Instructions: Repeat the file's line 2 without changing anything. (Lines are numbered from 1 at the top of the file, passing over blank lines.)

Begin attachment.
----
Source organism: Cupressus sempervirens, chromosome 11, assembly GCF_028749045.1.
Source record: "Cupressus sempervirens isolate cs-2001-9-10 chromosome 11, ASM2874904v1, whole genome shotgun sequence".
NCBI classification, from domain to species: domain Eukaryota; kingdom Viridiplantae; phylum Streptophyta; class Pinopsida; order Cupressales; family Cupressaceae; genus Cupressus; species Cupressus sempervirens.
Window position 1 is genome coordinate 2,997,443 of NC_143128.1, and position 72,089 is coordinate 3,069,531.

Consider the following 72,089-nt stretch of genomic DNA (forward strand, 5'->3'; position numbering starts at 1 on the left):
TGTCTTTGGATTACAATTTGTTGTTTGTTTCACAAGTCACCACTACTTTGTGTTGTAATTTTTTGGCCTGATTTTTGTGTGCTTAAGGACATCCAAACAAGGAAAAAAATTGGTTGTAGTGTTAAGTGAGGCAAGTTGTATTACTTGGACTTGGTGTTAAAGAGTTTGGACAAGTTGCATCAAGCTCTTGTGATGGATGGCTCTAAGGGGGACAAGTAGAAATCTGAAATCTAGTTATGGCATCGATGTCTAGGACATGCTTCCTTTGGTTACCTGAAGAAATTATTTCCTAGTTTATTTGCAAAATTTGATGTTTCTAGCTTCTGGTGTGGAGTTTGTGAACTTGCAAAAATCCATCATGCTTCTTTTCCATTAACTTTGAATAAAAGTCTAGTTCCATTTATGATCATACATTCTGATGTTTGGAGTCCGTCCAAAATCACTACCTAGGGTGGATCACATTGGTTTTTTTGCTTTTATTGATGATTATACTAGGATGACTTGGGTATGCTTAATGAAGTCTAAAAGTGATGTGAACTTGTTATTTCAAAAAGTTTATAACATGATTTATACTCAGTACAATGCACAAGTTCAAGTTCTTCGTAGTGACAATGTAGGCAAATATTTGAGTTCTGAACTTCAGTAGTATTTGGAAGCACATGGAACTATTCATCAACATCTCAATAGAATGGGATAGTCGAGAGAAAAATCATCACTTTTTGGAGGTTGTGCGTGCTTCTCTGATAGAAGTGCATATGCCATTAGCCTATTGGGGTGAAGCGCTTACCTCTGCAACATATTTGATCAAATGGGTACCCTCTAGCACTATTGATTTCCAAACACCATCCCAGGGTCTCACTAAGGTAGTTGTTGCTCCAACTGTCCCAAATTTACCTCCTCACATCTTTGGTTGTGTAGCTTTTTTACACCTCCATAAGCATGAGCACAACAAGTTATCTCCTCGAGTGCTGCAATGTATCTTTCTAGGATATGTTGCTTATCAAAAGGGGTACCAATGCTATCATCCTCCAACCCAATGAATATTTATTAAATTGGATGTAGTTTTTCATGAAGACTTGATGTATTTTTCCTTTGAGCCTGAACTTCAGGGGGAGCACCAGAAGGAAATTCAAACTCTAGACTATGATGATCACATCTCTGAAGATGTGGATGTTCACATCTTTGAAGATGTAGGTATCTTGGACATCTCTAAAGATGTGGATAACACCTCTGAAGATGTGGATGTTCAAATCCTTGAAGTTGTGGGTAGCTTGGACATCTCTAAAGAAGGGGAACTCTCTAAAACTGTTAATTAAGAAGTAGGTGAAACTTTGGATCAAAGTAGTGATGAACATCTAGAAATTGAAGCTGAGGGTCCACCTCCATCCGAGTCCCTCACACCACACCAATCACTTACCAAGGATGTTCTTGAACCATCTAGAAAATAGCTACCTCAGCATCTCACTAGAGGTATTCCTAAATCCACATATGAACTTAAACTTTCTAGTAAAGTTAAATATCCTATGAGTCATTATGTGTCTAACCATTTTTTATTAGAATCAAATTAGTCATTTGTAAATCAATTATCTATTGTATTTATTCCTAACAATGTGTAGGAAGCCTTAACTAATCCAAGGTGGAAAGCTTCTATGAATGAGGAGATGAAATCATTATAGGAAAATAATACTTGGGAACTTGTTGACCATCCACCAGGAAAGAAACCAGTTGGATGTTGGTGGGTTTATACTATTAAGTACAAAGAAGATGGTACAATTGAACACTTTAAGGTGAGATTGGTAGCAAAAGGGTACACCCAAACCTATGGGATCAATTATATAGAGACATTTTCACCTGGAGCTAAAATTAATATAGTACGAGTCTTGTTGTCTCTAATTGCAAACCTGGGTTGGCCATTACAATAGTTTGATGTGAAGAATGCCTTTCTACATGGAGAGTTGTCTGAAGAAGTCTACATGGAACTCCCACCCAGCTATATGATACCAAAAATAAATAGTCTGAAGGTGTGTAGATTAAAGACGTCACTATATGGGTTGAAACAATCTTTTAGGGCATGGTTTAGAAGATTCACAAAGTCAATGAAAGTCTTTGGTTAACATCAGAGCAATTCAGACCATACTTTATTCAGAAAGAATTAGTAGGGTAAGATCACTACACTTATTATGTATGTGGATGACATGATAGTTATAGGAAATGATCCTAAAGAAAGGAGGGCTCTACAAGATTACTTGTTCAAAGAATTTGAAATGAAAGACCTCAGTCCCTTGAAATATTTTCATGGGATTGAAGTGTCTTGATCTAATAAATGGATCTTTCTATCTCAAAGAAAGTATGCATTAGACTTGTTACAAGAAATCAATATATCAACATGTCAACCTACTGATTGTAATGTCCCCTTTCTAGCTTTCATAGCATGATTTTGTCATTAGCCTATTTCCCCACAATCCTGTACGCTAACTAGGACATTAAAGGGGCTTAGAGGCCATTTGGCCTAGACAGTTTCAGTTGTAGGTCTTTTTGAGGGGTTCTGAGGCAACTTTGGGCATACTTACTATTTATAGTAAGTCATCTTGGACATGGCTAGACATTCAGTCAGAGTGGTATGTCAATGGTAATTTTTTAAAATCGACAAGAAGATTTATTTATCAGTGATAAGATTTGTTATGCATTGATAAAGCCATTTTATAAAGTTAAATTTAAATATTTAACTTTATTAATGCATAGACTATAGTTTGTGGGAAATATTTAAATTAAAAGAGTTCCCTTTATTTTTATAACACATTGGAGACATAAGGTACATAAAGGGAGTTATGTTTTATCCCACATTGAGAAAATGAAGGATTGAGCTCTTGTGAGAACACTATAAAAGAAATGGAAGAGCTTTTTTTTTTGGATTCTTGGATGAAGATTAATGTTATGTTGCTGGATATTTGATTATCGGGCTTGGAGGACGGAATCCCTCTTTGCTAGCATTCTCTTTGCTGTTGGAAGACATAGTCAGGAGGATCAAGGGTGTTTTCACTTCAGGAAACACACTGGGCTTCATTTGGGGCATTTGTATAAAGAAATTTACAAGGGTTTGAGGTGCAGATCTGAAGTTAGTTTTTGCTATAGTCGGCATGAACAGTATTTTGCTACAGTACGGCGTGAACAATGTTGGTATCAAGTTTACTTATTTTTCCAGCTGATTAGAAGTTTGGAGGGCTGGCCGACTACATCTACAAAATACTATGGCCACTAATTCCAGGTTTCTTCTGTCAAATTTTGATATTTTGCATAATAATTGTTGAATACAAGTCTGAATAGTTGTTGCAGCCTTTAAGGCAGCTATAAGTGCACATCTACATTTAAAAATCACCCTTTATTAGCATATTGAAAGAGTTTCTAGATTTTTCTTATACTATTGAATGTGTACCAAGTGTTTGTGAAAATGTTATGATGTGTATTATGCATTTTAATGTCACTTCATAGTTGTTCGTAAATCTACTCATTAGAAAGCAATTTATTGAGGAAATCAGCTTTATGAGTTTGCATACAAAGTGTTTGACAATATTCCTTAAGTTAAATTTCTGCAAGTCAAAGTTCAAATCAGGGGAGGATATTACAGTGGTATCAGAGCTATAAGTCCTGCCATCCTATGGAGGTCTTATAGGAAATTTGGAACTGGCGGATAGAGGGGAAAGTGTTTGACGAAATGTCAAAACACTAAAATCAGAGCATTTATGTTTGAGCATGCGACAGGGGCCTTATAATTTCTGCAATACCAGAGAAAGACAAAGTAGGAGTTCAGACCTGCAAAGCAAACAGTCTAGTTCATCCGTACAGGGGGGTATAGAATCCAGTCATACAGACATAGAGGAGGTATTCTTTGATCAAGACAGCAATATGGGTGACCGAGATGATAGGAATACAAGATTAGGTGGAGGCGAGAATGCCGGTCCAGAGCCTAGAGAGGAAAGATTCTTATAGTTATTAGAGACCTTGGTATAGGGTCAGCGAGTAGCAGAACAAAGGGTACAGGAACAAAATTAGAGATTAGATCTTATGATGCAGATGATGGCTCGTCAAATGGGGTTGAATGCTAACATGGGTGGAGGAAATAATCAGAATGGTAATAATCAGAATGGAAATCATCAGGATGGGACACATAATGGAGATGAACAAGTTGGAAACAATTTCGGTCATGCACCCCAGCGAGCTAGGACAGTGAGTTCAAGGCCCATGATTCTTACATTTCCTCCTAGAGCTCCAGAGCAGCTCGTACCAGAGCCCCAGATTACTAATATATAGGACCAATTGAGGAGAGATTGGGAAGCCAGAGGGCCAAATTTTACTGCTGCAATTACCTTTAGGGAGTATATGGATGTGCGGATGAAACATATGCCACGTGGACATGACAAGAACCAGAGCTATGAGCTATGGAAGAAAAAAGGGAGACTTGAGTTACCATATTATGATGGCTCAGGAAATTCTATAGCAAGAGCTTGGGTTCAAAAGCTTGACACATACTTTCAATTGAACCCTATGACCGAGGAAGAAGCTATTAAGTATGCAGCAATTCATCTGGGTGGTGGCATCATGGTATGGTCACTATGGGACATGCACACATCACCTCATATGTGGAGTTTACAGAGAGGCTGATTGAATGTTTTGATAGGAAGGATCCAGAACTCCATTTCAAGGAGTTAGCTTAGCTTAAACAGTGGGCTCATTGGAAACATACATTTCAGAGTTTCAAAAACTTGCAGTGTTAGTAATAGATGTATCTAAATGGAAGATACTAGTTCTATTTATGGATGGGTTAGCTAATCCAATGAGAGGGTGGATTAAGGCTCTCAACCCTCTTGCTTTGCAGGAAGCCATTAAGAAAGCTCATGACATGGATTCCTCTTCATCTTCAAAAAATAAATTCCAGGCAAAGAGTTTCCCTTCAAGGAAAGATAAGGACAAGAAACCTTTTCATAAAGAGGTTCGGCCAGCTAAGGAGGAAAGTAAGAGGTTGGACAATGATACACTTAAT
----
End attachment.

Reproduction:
Source record: "Cupressus sempervirens isolate cs-2001-9-10 chromosome 11, ASM2874904v1, whole genome shotgun sequence".